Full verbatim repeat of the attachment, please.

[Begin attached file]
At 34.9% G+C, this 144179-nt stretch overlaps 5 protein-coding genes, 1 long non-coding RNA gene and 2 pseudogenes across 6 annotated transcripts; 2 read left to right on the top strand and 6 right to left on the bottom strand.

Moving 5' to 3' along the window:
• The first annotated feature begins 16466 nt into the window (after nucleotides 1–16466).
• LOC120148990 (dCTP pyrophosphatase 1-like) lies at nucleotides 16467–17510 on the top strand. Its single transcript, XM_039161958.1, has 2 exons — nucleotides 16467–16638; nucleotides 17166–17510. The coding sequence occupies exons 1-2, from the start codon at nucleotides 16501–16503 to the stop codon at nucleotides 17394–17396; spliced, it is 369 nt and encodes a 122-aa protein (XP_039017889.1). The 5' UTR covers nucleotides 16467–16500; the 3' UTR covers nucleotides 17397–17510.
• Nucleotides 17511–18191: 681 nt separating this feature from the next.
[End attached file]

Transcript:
At 34.9% G+C, this 144179-nt stretch overlaps 5 protein-coding genes, 1 long non-coding RNA gene and 2 pseudogenes across 6 annotated transcripts; 2 read left to right on the top strand and 6 right to left on the bottom strand.

Moving 5' to 3' along the window:
• The first annotated feature begins 16466 nt into the window (after nucleotides 1–16466).
• LOC120148990 (dCTP pyrophosphatase 1-like) lies at nucleotides 16467–17510 on the top strand. Its single transcript, XM_039161958.1, has 2 exons — nucleotides 16467–16638; nucleotides 17166–17510. The coding sequence occupies exons 1-2, from the start codon at nucleotides 16501–16503 to the stop codon at nucleotides 17394–17396; spliced, it is 369 nt and encodes a 122-aa protein (XP_039017889.1). The 5' UTR covers nucleotides 16467–16500; the 3' UTR covers nucleotides 17397–17510.
• Nucleotides 17511–18191: 681 nt separating this feature from the next.